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CDC's Flawed Epidemiology: 299,000 'Excess' Deaths in 2020

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Mark Schulte By Tuesday, 22 December 2020 08:34 AM EST Current | Bio | Archive

The author is a non-clinician.

On Oct. 20, two weeks before the presidential election, the Centers for Disease Control and Prevention published online a flawed epidemiological study that claimed "299,000 excess deaths" occurred in America between late January and early October 2020.

The CDC report attributed 198,000 of these misleadingly labelled "excess deaths," or 66%, to the SARS-CoV-2 virus.

Focusing on the "age, race and ethnicity" of these 299,000 deceased Americans, the study inexcusably ignored a small group of incompetent Democratic governors, who are responsible for a disproportionate majority of the several hundred thousand additional deaths in 2020.

This chart compares monthly deaths from all causes in 2019 and 2020, between March and May, which was the peak period of the SARS-CoV-2 epidemic:

Deaths 2019 2020
March 255,000 269,000
April 235,000 321,000
May 237,000 279,000
Total 727,000 869,000

Thus, 142,000 more Americans died between March 1 and May 31 this year, as compared to total fatalities in the same period in 2019.

Five states with Democratic governors are responsible for 79,900, or 56%, of these additional 142,000 all-causes deaths:

State Additional Deaths Governor
New York 39,900 Andrew Cuomo
New Jersey 17,200 Phil Murphy
Illinois 8,100 J.B. Pritzker
Michigan 7,400 Gretchen Whitmer
Pennsylvania 7,300 Tom Wolf

But in 2019, these combined population of these dystopian Democratic states was 64 million, or just 19% of America's 329 million.

By contrast, this table lists the additional deaths, from March and through May between 2019 and 2020, in the five most populous states with Republican governors:

State Additional Deaths Additional Deaths
Texas 3,900 Greg Abbott
Florida 3,200 Ron DeSantis
Ohio 3,000 Mike DeWine
Georgia 3,100 Brian Kemp
Arizona 1,800 Doug Ducey

Thus, these states with competent Republican governors had only 15,000 of America's 142,000 additional deaths this year between March and May, or 11%.

Moreover, the combined population of these Red states last year was 81 million, or 25% of nation's total.

Since the CDC's death counts from all causes in 2020 are complete except for December, these tables include states that have had large numbers of additional deaths so far in 2020, as compared to the final totals for 2019:

Democratic States Complete Incomplete 2019/2020 Increase
New York 157,000 188,000 31,000
California 270,000 283,000 13,000
New Jersey 75,000 88,000 13,000
Illinois 109,000 117,000 8,000
Michigan 99,000 105,000 6,000
Pennsylvania 134,000 140,000 6,000
Total 77,000

Republican States Complete Incomplete 2019/2020 Increase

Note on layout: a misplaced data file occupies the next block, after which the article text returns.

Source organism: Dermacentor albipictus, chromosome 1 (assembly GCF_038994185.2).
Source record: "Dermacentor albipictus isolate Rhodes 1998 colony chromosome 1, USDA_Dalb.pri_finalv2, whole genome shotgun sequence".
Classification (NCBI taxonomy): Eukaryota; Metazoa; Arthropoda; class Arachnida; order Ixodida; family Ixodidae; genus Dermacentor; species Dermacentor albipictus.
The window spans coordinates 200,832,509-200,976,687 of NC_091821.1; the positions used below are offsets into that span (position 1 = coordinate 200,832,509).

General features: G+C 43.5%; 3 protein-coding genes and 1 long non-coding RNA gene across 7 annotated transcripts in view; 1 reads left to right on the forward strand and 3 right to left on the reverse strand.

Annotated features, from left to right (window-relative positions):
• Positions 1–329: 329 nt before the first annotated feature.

Texas 204,000 225,000 21,000
Florida 207,000 224,000 17,000
Ohio 123,000 124,000 1,000
Georgia 86,000 91,000 5,000
Tennessee 72,000 79,000 7,000
Arizona 60,000 69,000 9,000
Total 60,000

Five of these populous Red states (except Ohio) will have suffered more deaths from all causes in the second half of 2020, than in the first half. Three major reasons are: the nationwide increase in deaths from pneumonia and drug overdoses; and the increase in COVID infections in Texas and Arizona originating in Mexico.

However, these additional deaths in Texas, Florida and Arizona have disproportionately occurred in Democratic-run cities and their surrounding suburbs.

Texas County Deaths Major City
Harris 3,242 Houston
Hidalgo 1,902 McAllen
Dallas 1,831
Bexar 1,630 San Antonio
El Paso 1,513
Tarrant 1,270 Dallas suburb

Thus, 11,388 of Texas' 25,348 COVID deaths, or 45%, have been in Democratic strongholds.

Arizona County Deaths Major City
Maricopa 4,684 Phoenix

Thus, 59% of Arizona's 7,971 COVID deaths occurred in this Democratic-run mega-county.

Florida County Deaths Major City
Miami-Dade 4,050 Miami
Palm Beach 1,816 West Palm Beach
Broward 1,768 Ft. Lauderdale
Hillsborough 1,023 Tampa
Pinellas 996 St. Petersburg

Thus, 9,653 of Florida's 20,568 SARS-CoV-2 fatalities, or 47%, were in these five deep-Blue counties.

Similarly, in the heavily populated states with Democratic governors, many COVID deaths occurred in the Democratic-run, dysfunctional large cities, including New York, Los Angeles, Chicago, Detroit and Philadelphia.

When the number of deaths in America in 2020 are completely counted early next year, the total will be roughly 3,150,000, or 295,000 more deaths than the 2,855,000 in 2019.

Therefore, the CDC's claim, that 299,000 "excess deaths" occurred this year between late January and early October, is egregiously wrong.

Mark Schulte is a retired New York City schoolteacher and mathematician who has written extensively about science and the history of science. Read Mark Schulte's Report's — More Here.

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The CDC report attributed 198,000 of these misleadingly labelled "excess deaths," or 66%, to the SARS-CoV-2 virus.
Tuesday, 22 December 2020 08:34 AM
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